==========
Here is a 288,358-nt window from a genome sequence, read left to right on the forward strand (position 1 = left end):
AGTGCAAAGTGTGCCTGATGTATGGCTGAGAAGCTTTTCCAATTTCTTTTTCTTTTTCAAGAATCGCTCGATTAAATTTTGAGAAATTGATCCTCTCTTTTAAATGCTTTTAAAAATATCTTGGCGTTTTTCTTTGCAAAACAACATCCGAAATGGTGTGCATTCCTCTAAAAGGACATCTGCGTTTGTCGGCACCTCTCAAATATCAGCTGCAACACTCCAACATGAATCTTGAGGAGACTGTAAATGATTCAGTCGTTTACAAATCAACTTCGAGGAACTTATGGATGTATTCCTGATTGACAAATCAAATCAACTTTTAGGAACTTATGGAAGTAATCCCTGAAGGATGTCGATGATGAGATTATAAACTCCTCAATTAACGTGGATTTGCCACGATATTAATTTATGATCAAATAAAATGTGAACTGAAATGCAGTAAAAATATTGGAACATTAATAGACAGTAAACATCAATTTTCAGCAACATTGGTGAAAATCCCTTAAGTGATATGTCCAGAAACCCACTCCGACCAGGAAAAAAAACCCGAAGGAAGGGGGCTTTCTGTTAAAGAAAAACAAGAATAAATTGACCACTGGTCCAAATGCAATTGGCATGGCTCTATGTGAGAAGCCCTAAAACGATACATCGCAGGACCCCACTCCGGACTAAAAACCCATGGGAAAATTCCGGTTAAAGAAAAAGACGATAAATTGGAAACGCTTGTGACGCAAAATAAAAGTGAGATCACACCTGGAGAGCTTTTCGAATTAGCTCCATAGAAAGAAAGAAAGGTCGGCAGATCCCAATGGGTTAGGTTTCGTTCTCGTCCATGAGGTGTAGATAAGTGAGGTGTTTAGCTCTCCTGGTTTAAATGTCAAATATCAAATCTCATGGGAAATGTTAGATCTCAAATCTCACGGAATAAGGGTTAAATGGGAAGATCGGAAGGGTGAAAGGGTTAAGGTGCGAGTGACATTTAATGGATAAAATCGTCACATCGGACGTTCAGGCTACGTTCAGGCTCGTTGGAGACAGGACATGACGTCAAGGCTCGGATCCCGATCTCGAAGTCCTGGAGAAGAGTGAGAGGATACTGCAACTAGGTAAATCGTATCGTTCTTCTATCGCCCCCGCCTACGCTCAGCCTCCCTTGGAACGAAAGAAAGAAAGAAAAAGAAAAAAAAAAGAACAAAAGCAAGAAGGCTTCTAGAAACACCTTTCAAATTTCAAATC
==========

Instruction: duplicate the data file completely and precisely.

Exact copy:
Here is a 288,358-nt window from a genome sequence, read left to right on the forward strand (position 1 = left end):
AGTGCAAAGTGTGCCTGATGTATGGCTGAGAAGCTTTTCCAATTTCTTTTTCTTTTTCAAGAATCGCTCGATTAAATTTTGAGAAATTGATCCTCTCTTTTAAATGCTTTTAAAAATATCTTGGCGTTTTTCTTTGCAAAACAACATCCGAAATGGTGTGCATTCCTCTAAAAGGACATCTGCGTTTGTCGGCACCTCTCAAATATCAGCTGCAACACTCCAACATGAATCTTGAGGAGACTGTAAATGATTCAGTCGTTTACAAATCAACTTCGAGGAACTTATGGATGTATTCCTGATTGACAAATCAAATCAACTTTTAGGAACTTATGGAAGTAATCCCTGAAGGATGTCGATGATGAGATTATAAACTCCTCAATTAACGTGGATTTGCCACGATATTAATTTATGATCAAATAAAATGTGAACTGAAATGCAGTAAAAATATTGGAACATTAATAGACAGTAAACATCAATTTTCAGCAACATTGGTGAAAATCCCTTAAGTGATATGTCCAGAAACCCACTCCGACCAGGAAAAAAAACCCGAAGGAAGGGGGCTTTCTGTTAAAGAAAAACAAGAATAAATTGACCACTGGTCCAAATGCAATTGGCATGGCTCTATGTGAGAAGCCCTAAAACGATACATCGCAGGACCCCACTCCGGACTAAAAACCCATGGGAAAATTCCGGTTAAAGAAAAAGACGATAAATTGGAAACGCTTGTGACGCAAAATAAAAGTGAGATCACACCTGGAGAGCTTTTCGAATTAGCTCCATAGAAAGAAAGAAAGGTCGGCAGATCCCAATGGGTTAGGTTTCGTTCTCGTCCATGAGGTGTAGATAAGTGAGGTGTTTAGCTCTCCTGGTTTAAATGTCAAATATCAAATCTCATGGGAAATGTTAGATCTCAAATCTCACGGAATAAGGGTTAAATGGGAAGATCGGAAGGGTGAAAGGGTTAAGGTGCGAGTGACATTTAATGGATAAAATCGTCACATCGGACGTTCAGGCTACGTTCAGGCTCGTTGGAGACAGGACATGACGTCAAGGCTCGGATCCCGATCTCGAAGTCCTGGAGAAGAGTGAGAGGATACTGCAACTAGGTAAATCGTATCGTTCTTCTATCGCCCCCGCCTACGCTCAGCCTCCCTTGGAACGAAAGAAAGAAAGAAAAAGAAAAAAAAAAGAACAAAAGCAAGAAGGCTTCTAGAAACACCTTTCAAATTTCAAATC